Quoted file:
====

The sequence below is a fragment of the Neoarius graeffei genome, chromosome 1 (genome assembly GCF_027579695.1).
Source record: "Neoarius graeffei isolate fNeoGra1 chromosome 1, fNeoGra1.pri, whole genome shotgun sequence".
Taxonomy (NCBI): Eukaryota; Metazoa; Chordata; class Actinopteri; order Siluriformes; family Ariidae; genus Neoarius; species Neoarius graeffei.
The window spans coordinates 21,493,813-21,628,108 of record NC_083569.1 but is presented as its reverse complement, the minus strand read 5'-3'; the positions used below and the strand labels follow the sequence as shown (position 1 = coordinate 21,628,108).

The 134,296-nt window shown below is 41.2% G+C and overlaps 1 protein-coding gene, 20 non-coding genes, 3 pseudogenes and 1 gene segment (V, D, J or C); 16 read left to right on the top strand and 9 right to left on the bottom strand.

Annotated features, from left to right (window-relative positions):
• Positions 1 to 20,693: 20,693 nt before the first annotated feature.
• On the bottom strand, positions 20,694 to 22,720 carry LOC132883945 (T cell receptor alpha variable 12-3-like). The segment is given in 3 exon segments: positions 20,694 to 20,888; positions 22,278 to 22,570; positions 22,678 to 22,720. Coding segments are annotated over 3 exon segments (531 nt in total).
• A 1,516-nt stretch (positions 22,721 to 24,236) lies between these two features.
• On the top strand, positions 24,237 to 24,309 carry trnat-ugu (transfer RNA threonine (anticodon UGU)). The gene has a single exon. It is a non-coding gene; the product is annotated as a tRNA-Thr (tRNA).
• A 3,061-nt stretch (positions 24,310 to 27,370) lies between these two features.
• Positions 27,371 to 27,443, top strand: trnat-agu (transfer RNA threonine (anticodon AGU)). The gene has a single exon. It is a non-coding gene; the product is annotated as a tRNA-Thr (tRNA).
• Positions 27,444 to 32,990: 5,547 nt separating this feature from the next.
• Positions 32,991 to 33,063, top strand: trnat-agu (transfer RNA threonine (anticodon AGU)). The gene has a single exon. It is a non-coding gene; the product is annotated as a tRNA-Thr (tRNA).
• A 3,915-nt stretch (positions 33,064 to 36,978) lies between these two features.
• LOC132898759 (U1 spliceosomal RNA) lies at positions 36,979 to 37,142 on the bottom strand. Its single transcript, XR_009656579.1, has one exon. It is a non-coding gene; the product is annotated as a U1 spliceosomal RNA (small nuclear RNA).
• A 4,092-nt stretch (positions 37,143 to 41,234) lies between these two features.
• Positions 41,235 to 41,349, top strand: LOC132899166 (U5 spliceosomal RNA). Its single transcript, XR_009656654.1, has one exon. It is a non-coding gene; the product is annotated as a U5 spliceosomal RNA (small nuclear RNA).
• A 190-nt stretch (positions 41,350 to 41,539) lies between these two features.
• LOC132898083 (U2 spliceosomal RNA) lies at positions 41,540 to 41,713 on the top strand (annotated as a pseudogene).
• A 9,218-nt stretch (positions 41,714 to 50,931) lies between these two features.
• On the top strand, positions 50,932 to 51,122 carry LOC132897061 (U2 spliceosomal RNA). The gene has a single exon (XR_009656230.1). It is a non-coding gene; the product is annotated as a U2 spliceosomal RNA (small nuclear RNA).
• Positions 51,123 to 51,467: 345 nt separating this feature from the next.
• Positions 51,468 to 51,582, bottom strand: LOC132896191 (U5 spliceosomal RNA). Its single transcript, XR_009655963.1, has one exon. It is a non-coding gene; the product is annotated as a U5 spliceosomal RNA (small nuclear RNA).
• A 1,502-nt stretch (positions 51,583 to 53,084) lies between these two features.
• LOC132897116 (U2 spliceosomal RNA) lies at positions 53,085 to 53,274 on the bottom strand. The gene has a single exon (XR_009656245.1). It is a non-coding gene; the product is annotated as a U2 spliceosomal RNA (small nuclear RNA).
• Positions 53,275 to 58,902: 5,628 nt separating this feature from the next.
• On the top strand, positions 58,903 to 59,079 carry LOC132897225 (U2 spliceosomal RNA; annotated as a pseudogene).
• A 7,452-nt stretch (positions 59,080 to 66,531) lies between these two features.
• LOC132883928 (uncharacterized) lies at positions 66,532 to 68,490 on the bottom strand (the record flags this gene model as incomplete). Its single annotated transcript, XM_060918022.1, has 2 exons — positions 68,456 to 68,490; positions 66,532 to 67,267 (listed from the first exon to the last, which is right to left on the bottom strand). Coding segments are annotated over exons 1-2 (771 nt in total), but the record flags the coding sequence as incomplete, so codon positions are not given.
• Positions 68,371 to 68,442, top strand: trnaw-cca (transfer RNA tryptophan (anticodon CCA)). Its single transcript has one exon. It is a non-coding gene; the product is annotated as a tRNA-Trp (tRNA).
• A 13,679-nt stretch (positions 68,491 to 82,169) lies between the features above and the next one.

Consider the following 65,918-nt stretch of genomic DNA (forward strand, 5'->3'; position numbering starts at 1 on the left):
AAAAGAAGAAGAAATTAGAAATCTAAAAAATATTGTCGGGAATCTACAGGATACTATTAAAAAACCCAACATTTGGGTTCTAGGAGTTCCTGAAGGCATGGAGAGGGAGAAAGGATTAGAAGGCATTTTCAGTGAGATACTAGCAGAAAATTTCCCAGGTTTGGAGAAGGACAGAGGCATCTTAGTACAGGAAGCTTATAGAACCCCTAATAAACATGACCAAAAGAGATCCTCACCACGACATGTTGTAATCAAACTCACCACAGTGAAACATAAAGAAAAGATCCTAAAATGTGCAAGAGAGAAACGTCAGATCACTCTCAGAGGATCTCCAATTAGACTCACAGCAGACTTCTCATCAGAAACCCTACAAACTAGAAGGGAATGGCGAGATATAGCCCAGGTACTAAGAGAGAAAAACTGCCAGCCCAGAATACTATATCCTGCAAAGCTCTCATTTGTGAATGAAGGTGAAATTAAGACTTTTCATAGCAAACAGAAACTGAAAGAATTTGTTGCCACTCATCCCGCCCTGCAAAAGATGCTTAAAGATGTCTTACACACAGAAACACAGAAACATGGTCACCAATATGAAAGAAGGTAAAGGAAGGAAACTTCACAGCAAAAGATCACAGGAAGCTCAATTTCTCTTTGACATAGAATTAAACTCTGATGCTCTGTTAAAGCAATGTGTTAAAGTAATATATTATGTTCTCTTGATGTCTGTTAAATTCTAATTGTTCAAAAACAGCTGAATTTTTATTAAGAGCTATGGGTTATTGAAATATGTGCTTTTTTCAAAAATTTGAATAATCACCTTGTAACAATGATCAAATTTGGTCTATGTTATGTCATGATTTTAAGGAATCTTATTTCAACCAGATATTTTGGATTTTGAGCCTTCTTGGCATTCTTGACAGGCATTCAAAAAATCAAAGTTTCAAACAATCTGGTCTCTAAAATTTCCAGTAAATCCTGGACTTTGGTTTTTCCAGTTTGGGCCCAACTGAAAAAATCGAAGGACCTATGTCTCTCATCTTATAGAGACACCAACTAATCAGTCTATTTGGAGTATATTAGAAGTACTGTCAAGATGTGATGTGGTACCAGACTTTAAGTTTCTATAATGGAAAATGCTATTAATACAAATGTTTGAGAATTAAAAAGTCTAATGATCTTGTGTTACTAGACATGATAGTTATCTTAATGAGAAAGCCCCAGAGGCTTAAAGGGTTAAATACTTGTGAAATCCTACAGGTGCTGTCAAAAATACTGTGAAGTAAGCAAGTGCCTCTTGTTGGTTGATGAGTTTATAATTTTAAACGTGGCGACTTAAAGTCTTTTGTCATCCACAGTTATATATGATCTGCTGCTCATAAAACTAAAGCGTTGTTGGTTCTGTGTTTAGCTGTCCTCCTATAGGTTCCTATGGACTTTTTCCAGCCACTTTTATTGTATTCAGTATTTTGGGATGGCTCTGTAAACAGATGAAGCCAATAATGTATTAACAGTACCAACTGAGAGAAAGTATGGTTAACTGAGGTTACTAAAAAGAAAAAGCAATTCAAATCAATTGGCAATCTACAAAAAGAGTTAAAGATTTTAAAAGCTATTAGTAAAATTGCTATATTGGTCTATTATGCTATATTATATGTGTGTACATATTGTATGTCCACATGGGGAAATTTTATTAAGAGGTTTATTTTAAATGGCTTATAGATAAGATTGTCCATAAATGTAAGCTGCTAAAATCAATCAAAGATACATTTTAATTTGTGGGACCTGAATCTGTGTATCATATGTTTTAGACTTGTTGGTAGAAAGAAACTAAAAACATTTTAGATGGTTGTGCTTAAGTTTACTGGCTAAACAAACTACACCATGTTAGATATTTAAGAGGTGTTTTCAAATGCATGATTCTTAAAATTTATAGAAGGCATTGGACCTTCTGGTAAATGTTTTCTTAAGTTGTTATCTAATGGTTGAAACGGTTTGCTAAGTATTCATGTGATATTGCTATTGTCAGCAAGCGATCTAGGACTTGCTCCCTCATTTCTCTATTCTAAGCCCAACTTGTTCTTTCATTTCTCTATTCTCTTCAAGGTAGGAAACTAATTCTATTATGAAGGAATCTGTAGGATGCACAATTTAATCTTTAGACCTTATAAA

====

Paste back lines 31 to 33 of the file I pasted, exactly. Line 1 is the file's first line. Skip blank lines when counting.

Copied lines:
• Positions 68,371 to 68,442, top strand: trnaw-cca (transfer RNA tryptophan (anticodon CCA)). Its single transcript has one exon. It is a non-coding gene; the product is annotated as a tRNA-Trp (tRNA).
• A 13,679-nt stretch (positions 68,491 to 82,169) lies between the features above and the next one.

Consider the following 65,918-nt stretch of genomic DNA (forward strand, 5'->3'; position numbering starts at 1 on the left):